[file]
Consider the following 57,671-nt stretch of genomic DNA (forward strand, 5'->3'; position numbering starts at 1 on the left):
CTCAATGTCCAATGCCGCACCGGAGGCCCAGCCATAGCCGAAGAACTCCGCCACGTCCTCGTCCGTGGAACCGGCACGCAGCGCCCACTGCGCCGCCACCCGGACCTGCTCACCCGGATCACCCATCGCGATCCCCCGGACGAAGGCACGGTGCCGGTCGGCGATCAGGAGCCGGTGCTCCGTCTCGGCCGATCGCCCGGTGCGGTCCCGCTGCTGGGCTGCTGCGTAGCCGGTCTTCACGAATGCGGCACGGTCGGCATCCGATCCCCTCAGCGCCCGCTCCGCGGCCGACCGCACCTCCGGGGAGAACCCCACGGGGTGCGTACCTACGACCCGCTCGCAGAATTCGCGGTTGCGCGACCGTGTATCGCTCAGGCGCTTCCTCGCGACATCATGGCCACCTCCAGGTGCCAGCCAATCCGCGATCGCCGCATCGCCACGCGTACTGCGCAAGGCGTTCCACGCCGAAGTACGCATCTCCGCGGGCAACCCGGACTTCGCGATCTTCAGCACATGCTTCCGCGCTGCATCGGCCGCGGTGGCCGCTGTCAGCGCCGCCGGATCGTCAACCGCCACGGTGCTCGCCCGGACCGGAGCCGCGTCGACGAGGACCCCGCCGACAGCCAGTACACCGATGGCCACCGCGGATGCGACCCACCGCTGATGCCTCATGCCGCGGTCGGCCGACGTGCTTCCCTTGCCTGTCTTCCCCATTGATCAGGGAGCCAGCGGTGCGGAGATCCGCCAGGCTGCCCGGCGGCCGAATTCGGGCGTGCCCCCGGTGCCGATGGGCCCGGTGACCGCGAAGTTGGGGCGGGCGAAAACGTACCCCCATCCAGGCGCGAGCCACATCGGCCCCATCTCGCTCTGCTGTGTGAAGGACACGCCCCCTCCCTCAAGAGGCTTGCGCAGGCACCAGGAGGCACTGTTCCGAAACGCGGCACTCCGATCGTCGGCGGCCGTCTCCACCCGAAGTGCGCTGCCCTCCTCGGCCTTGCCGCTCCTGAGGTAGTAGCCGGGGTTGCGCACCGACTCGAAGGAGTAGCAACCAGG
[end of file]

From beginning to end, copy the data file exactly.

Consider the following 57,671-nt stretch of genomic DNA (forward strand, 5'->3'; position numbering starts at 1 on the left):
CTCAATGTCCAATGCCGCACCGGAGGCCCAGCCATAGCCGAAGAACTCCGCCACGTCCTCGTCCGTGGAACCGGCACGCAGCGCCCACTGCGCCGCCACCCGGACCTGCTCACCCGGATCACCCATCGCGATCCCCCGGACGAAGGCACGGTGCCGGTCGGCGATCAGGAGCCGGTGCTCCGTCTCGGCCGATCGCCCGGTGCGGTCCCGCTGCTGGGCTGCTGCGTAGCCGGTCTTCACGAATGCGGCACGGTCGGCATCCGATCCCCTCAGCGCCCGCTCCGCGGCCGACCGCACCTCCGGGGAGAACCCCACGGGGTGCGTACCTACGACCCGCTCGCAGAATTCGCGGTTGCGCGACCGTGTATCGCTCAGGCGCTTCCTCGCGACATCATGGCCACCTCCAGGTGCCAGCCAATCCGCGATCGCCGCATCGCCACGCGTACTGCGCAAGGCGTTCCACGCCGAAGTACGCATCTCCGCGGGCAACCCGGACTTCGCGATCTTCAGCACATGCTTCCGCGCTGCATCGGCCGCGGTGGCCGCTGTCAGCGCCGCCGGATCGTCAACCGCCACGGTGCTCGCCCGGACCGGAGCCGCGTCGACGAGGACCCCGCCGACAGCCAGTACACCGATGGCCACCGCGGATGCGACCCACCGCTGATGCCTCATGCCGCGGTCGGCCGACGTGCTTCCCTTGCCTGTCTTCCCCATTGATCAGGGAGCCAGCGGTGCGGAGATCCGCCAGGCTGCCCGGCGGCCGAATTCGGGCGTGCCCCCGGTGCCGATGGGCCCGGTGACCGCGAAGTTGGGGCGGGCGAAAACGTACCCCCATCCAGGCGCGAGCCACATCGGCCCCATCTCGCTCTGCTGTGTGAAGGACACGCCCCCTCCCTCAAGAGGCTTGCGCAGGCACCAGGAGGCACTGTTCCGAAACGCGGCACTCCGATCGTCGGCGGCCGTCTCCACCCGAAGTGCGCTGCCCTCCTCGGCCTTGCCGCTCCTGAGGTAGTAGCCGGGGTTGCGCACCGACTCGAAGGAGTAGCAACCAGG